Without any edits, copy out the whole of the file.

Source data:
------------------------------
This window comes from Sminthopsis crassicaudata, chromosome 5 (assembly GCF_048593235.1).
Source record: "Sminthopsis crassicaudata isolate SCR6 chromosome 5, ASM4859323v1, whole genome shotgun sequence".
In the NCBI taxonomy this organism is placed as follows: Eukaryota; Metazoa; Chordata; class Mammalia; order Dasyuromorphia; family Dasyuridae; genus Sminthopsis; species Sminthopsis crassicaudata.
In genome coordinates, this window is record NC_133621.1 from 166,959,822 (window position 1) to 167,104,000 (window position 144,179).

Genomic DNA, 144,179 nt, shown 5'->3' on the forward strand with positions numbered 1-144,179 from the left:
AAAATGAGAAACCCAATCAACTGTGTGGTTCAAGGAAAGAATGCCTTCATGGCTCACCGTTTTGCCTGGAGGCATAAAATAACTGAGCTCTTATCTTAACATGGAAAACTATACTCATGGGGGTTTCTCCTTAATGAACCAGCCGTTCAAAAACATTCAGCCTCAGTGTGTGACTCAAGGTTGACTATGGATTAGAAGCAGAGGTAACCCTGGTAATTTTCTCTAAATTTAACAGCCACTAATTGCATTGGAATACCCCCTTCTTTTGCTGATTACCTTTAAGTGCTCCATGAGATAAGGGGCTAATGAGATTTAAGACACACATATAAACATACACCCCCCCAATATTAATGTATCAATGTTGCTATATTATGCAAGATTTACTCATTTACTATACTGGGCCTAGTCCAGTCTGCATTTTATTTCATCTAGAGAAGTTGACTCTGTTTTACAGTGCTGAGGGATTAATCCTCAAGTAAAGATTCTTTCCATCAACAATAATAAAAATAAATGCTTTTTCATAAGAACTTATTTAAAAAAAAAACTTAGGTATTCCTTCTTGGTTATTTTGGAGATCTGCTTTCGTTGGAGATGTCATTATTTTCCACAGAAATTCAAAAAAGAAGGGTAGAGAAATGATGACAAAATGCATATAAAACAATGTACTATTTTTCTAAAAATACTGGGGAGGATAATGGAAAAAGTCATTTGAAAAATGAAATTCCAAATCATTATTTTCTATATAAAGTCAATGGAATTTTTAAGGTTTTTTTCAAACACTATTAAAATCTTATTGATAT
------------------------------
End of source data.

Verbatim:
This window comes from Sminthopsis crassicaudata, chromosome 5 (assembly GCF_048593235.1).
Source record: "Sminthopsis crassicaudata isolate SCR6 chromosome 5, ASM4859323v1, whole genome shotgun sequence".
In the NCBI taxonomy this organism is placed as follows: Eukaryota; Metazoa; Chordata; class Mammalia; order Dasyuromorphia; family Dasyuridae; genus Sminthopsis; species Sminthopsis crassicaudata.
In genome coordinates, this window is record NC_133621.1 from 166,959,822 (window position 1) to 167,104,000 (window position 144,179).

Genomic DNA, 144,179 nt, shown 5'->3' on the forward strand with positions numbered 1-144,179 from the left:
AAAATGAGAAACCCAATCAACTGTGTGGTTCAAGGAAAGAATGCCTTCATGGCTCACCGTTTTGCCTGGAGGCATAAAATAACTGAGCTCTTATCTTAACATGGAAAACTATACTCATGGGGGTTTCTCCTTAATGAACCAGCCGTTCAAAAACATTCAGCCTCAGTGTGTGACTCAAGGTTGACTATGGATTAGAAGCAGAGGTAACCCTGGTAATTTTCTCTAAATTTAACAGCCACTAATTGCATTGGAATACCCCCTTCTTTTGCTGATTACCTTTAAGTGCTCCATGAGATAAGGGGCTAATGAGATTTAAGACACACATATAAACATACACCCCCCCAATATTAATGTATCAATGTTGCTATATTATGCAAGATTTACTCATTTACTATACTGGGCCTAGTCCAGTCTGCATTTTATTTCATCTAGAGAAGTTGACTCTGTTTTACAGTGCTGAGGGATTAATCCTCAAGTAAAGATTCTTTCCATCAACAATAATAAAAATAAATGCTTTTTCATAAGAACTTATTTAAAAAAAAAACTTAGGTATTCCTTCTTGGTTATTTTGGAGATCTGCTTTCGTTGGAGATGTCATTATTTTCCACAGAAATTCAAAAAAGAAGGGTAGAGAAATGATGACAAAATGCATATAAAACAATGTACTATTTTTCTAAAAATACTGGGGAGGATAATGGAAAAAGTCATTTGAAAAATGAAATTCCAAATCATTATTTTCTATATAAAGTCAATGGAATTTTTAAGGTTTTTTTCAAACACTATTAAAATCTTATTGATAT